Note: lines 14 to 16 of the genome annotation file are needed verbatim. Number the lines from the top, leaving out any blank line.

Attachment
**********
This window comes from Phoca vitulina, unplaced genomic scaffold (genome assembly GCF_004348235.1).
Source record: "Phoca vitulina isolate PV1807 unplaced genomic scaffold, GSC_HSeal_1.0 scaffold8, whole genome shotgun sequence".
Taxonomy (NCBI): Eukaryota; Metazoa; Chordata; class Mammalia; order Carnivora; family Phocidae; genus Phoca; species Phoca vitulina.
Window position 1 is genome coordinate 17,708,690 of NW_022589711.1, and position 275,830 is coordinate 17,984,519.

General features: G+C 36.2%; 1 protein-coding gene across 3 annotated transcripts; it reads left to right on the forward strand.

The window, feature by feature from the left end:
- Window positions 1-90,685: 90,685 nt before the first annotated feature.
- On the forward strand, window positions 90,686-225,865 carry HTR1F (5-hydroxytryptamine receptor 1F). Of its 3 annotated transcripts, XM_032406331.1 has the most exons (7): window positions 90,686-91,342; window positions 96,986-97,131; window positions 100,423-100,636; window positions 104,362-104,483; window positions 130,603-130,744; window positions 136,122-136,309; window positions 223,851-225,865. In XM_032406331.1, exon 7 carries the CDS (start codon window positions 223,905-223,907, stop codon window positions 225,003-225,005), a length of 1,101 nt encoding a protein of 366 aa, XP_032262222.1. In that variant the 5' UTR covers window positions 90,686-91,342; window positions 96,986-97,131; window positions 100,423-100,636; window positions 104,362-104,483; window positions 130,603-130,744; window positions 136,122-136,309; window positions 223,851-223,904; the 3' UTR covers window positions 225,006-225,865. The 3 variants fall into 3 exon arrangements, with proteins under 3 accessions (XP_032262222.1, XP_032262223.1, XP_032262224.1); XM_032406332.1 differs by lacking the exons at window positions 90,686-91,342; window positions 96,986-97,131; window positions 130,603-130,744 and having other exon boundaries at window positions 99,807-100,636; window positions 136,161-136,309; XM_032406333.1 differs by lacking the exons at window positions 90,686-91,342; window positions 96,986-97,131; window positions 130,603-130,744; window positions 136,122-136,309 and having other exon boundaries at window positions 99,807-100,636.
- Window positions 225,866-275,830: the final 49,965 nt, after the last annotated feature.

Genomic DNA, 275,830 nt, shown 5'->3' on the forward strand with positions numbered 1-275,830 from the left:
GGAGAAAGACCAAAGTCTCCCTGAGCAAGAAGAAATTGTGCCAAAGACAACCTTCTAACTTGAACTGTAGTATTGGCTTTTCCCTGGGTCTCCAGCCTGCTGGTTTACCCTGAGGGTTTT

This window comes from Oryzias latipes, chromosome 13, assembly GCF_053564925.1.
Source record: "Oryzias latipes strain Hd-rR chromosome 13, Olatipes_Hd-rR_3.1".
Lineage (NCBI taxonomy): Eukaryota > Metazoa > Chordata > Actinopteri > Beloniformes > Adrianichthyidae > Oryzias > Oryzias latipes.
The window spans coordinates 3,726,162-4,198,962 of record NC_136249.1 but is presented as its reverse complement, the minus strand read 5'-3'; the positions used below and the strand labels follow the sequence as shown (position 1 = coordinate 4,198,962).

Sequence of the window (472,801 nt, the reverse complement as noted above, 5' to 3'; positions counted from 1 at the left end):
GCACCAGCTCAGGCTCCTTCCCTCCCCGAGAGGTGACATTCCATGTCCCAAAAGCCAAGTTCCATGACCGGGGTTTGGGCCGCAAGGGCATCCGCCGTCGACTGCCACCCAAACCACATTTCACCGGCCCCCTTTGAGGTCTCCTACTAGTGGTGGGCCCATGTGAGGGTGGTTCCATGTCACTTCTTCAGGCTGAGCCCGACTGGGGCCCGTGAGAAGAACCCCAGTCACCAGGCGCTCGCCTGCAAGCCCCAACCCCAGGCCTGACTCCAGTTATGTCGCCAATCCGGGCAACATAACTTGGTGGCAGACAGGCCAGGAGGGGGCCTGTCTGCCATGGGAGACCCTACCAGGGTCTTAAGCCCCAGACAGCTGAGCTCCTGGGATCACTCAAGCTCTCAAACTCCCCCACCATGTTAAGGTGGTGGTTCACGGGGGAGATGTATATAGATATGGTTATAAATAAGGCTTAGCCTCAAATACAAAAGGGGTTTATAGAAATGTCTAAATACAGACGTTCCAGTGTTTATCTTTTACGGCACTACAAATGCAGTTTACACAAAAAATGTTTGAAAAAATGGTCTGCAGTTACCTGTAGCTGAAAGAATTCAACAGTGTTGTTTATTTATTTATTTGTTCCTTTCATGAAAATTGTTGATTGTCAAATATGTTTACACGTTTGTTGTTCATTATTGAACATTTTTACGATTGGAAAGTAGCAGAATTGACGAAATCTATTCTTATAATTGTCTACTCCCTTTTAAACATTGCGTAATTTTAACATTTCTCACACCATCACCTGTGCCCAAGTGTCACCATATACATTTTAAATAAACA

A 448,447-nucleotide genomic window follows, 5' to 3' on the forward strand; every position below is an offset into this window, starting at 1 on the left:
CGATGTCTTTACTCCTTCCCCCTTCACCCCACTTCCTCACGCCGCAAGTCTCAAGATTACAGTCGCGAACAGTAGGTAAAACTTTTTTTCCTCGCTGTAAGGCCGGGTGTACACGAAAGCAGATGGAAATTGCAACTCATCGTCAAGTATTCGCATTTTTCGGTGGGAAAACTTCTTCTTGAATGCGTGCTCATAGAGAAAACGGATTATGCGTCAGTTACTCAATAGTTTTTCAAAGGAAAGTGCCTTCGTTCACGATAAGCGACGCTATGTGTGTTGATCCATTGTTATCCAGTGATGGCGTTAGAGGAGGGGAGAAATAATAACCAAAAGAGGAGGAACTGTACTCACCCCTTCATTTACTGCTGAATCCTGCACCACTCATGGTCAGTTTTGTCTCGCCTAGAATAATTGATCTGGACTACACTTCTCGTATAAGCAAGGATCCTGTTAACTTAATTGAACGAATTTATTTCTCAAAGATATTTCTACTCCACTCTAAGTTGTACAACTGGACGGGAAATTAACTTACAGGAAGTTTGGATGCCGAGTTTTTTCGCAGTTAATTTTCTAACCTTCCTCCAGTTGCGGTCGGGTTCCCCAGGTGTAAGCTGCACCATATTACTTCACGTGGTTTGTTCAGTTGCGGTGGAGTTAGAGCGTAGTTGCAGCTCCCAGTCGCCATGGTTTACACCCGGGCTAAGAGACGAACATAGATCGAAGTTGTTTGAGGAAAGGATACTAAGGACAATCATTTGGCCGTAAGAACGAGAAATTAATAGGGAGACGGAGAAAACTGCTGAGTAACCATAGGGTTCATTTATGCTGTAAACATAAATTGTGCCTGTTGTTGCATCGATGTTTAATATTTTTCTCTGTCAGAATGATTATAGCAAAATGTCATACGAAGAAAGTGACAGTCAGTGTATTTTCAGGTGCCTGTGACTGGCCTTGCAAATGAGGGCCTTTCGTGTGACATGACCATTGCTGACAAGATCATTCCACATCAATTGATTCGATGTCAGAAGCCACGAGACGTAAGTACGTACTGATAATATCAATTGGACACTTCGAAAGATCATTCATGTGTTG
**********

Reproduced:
Lineage (NCBI taxonomy): Eukaryota > Metazoa > Chordata > Actinopteri > Beloniformes > Adrianichthyidae > Oryzias > Oryzias latipes.
The window spans coordinates 3,726,162-4,198,962 of record NC_136249.1 but is presented as its reverse complement, the minus strand read 5'-3'; the positions used below and the strand labels follow the sequence as shown (position 1 = coordinate 4,198,962).

Sequence of the window (472,801 nt, the reverse complement as noted above, 5' to 3'; positions counted from 1 at the left end):